Port needs no introduction to the savvy. If Cabernet Sauvignon can be compared to a prize fighter, tough but
brilliant; Pinot Noir to a seductress, sexy and intoxicating; Chardonnay a
chameleon, always changing, then Port assumes the guise of something far humbler- a merchant. The word Port comes from ‘Porto’, the port where it was traded by merchants. Its name then certainly has a sense of place. Yes, a merchant- from an established family whose fame precedes them. Like any member of an influential family, it is part of an impressive family history and, like any merchant traveler, it has left its traditions as a mark of its presence. A portly (excuse the pun) merchant traveler; interesting and humble as to its historic origins.
Believe me when I say that it is
humble. Not often is there something in the world that carries such a
privileged status without the comparative fame; Port, or the Duero region in
Portugal that Port is from, is the third oldest protected wine region in the world dating back to 1756. This is a tall order considering that the most famous regional protection system in the world, the French AOC, was first introduced a full hundred years later. The French authority over wine continues
But Port isn’t a wine, really. Oh yes it is. It is made from wine grapes. The only thing that changes its taste so drastically is that it is ‘fortified,’ meaning that a neutral grape spirit, aquardente, is added to stop the fermentation process and give it longer life while ageing. It also boosts the residual sugar and the alcohol content giving Port its sweeter and stronger taste.
As with all of the wine based beverages, the question arises as to how and why it was produced. Champagne was discovered by accident by the jolly and eccentric Dom Perignon, the Bordeaux blend was a precautionary measure for the French and Port also has its own little story. During the early 1700s, while England was at war with France, the French stopped exporting French wines to England (nobody ever plays fair in war!). Rather than be beaten, the English made an agreement to import Portuguese wines instead and at low duty (we always did like the Portuguese).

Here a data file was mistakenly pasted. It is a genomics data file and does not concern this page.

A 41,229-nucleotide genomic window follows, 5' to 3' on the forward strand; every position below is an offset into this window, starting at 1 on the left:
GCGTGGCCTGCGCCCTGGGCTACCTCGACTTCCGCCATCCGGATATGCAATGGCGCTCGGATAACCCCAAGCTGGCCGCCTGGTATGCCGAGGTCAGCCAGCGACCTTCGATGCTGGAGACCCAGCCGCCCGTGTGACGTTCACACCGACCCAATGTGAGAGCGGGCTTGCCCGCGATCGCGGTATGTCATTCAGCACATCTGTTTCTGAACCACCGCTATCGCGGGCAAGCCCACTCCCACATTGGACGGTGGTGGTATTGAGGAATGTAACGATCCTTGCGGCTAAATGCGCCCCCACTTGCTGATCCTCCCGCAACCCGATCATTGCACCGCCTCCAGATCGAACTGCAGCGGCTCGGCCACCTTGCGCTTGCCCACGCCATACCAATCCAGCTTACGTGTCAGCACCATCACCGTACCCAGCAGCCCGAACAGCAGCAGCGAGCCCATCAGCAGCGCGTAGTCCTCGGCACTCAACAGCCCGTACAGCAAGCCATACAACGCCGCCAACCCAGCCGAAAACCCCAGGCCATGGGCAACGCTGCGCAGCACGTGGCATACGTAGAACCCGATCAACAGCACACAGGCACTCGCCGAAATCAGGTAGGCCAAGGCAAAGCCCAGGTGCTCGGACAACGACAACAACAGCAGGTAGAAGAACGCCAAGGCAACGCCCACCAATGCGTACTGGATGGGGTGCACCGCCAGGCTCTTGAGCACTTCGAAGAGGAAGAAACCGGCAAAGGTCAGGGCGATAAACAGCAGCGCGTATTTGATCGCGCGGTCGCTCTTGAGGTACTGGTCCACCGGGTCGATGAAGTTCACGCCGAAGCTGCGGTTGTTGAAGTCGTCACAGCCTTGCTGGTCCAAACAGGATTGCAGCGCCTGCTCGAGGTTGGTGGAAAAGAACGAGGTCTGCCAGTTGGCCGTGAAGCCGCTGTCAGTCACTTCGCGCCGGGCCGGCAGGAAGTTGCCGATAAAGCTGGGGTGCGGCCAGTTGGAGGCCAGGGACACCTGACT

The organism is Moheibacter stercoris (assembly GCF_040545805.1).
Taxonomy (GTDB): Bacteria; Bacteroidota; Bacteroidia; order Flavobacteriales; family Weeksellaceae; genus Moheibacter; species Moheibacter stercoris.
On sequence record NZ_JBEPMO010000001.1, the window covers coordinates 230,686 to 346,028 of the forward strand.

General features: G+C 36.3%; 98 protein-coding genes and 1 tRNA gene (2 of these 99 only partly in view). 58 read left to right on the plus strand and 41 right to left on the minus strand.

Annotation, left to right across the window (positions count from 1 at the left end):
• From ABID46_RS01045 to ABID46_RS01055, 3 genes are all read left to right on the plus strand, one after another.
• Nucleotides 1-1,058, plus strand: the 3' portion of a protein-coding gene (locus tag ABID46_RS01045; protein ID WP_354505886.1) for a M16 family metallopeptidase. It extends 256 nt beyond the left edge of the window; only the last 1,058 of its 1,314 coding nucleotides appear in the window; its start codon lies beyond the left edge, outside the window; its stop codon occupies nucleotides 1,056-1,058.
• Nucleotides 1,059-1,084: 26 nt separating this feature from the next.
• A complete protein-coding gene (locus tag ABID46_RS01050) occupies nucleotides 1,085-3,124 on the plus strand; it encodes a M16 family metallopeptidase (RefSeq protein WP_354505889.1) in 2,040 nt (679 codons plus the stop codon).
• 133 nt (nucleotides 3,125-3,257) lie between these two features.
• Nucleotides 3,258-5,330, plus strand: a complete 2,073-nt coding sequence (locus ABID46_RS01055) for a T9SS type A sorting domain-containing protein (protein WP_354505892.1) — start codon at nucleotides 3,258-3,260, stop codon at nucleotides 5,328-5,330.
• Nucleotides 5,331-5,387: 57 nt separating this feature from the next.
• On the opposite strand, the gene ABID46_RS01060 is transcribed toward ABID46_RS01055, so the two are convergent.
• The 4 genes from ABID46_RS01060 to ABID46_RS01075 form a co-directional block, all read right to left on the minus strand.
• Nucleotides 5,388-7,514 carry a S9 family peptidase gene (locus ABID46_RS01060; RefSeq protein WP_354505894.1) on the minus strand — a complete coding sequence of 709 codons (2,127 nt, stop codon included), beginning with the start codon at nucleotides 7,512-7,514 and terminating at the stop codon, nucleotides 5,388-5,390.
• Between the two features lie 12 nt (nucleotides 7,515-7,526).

Problems ensued over the transport, as the journey was considerably longer than that to France, and when the wines arrived they were often spoiled. Eureka! The wine was fortified to prolong its life and Port was invented. Ever since then it became a prominent drink in the British army, air force and navy and was used as the drink to toast the monarch at formal dinners.
So its status in the wine community is definitely high. But what does that mean when serving it. Well, if it is a vintage port, which most are, the general trend is that the older it is the quicker it must be drunk after opening (no complaints there then). Also, the older the port the more likely it has ‘crusted’ (or produced sediment in the
bottle) and therefore must be decanted. Due to its strong and sweet taste, Port must be drunk out of a Port glass something akin to a sherry glass, a mini-me version of a wine glass.
Lastly, there are traditions to drinking it. The general rule to drinking it is that once the bottle is decanted the Port must be passed to the left and poured from the right, continuing in the
clockwise motion until the decanter is finished. At no point must the decanter stay rested on the table or be held up by one person. If it is, a coded prompt is recited regarding the voracious nature of a certain Bishop of Norwich. Don’t ask!
Pour slowly into the decanter to avoid any sediment escaping. A typical vintage Port must be finished within two days.
- Wine and food Pairing: A Primer (redenvelope.com)
- IVDP – How to approve Vintage Port (quevedoportwine.com)
- The Versatility of Port (graperadio.com)
- Small Estate Port: Quinta do Infantado Tawny Porto (formaggiokitchen.com)